First things first.
The Angels have not successfully developed an early round prep pick into an impact player since the 2009 class, and they have no business selecting one in the first round. If they do, they don’t understand their own system, what they can and cannot do, and the org is truly hopeless. Moreover, this is arguably the deepest draft for college position players in a decade. The fact that the Angels don’t have second-round selection again is criminal, and repeats the mistakes of the 2010s that resulted in the Angels having the worst farm system in the Majors for a stretch. This is the year that the Angels could have received two first round talents among their first two picks, but now they choose only once on Day One. Their first round pick better be a high-confidence college player, and those types of players are the only ones I list here in my first tier of prospects likely to be available in the #6-15 range on MLB Draft Day.
This is a personal preference ranking:
I think the likelihood of Lowder falling out of the top ten is very small, and also I think 2-3 of these names may be gone by the time the Angels select at #11.
My personal “guy” in this pack is Matt Shaw, and has been for the past couple of months. If the Angels want to repeat the Zach Neto miracle in 2024 (and Neto was top of my board when they selected him last year), and the club wants to find an impact player to become an MLB regular within a year of drafting, I think Shaw has the highest likelihood of delivering that. He could slot in at 2B (or anywhere on the infield really), and has an enviable speed-power combo with good barrel rates and sneaky high ceiling. He’s performed consistently in cold weather with wood bats (he was the Cape Cod MVP) and in a competitive college division. Walked more than he struck out last season, hit 24 HRs in 62 games, stole 18 bags, was caught only once. Solid glove – if not for an average arm perhaps more suited to 2B than SS, he’s a five tool player. I don’t know why any teams are talking themselves out of this guy – seems like next-level Neto with more power. (Keith Law agrees – in his final mock for the Athletic, he all but urged the Angels to take him: “I haven’t heard Shaw as much as I should, though, as he could move quickly with a shift to second base.”)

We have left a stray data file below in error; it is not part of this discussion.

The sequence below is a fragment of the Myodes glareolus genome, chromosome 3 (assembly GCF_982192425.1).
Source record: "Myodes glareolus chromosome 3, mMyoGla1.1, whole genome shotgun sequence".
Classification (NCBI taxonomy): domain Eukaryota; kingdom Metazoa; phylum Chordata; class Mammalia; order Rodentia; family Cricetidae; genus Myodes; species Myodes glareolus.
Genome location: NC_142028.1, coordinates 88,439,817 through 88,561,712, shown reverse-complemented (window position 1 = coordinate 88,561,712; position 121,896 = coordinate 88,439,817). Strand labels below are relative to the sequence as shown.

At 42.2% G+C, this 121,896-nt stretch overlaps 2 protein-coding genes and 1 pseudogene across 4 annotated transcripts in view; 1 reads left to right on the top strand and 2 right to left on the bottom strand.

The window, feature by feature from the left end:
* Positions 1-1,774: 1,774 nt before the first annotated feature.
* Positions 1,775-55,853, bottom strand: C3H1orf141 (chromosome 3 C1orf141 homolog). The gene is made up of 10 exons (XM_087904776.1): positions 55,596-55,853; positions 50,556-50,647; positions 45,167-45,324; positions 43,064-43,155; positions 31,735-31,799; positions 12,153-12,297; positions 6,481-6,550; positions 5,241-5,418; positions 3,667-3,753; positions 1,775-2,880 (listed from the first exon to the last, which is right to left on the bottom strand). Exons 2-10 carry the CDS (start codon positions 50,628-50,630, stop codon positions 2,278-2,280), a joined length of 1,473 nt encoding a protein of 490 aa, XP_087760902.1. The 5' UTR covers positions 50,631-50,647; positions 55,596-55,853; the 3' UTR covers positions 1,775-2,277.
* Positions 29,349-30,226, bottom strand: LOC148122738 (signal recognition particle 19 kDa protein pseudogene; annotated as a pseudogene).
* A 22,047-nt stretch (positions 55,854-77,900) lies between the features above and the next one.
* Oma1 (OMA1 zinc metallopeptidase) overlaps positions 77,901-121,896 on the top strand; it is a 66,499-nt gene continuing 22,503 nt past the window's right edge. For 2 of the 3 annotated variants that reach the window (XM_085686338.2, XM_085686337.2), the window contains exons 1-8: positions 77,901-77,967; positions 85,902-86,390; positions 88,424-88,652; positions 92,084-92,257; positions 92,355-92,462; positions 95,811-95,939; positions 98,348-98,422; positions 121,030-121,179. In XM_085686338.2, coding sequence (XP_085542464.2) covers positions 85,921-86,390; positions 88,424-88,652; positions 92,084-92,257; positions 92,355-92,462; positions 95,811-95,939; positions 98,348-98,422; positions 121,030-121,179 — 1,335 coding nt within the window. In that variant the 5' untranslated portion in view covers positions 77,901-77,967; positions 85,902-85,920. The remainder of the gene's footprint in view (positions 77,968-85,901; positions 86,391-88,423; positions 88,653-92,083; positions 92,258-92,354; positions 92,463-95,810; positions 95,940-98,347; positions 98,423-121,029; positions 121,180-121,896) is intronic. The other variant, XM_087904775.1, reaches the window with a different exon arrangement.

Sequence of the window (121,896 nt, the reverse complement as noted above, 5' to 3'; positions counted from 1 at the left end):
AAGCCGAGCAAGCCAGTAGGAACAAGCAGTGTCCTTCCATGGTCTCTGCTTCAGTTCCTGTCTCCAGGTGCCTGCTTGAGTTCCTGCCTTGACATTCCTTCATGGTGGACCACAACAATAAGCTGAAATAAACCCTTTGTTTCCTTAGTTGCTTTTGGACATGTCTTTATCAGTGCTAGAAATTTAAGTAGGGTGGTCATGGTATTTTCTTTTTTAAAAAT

If not Shaw, Taylor and Wilken offer two 3B options who were both college performers. Wilken has power for days and delivered a video game slash line for Wake Forest this season (.345/.506/.807 with 31 HRs in 66 games), but he’s slid down boards a bit by spooking teams somewhat with a 1-for-12 fade-out with 7Ks in his final three games of the College World Series. That seems like too much recency bias though for a guy with 21.5% walk rate in his 2023 season, and a masher that delivered Wake Forest a generational season for the record books. Brayden Taylor, on the other hand, is strongly linked to Oakland at slot #6, but he’s another solid bet, a lefty with a more versatile profile than Wilken, but less thump (Law: “some of the best batted-ball data in the college class, from launch angle to hard-hit rates and more”).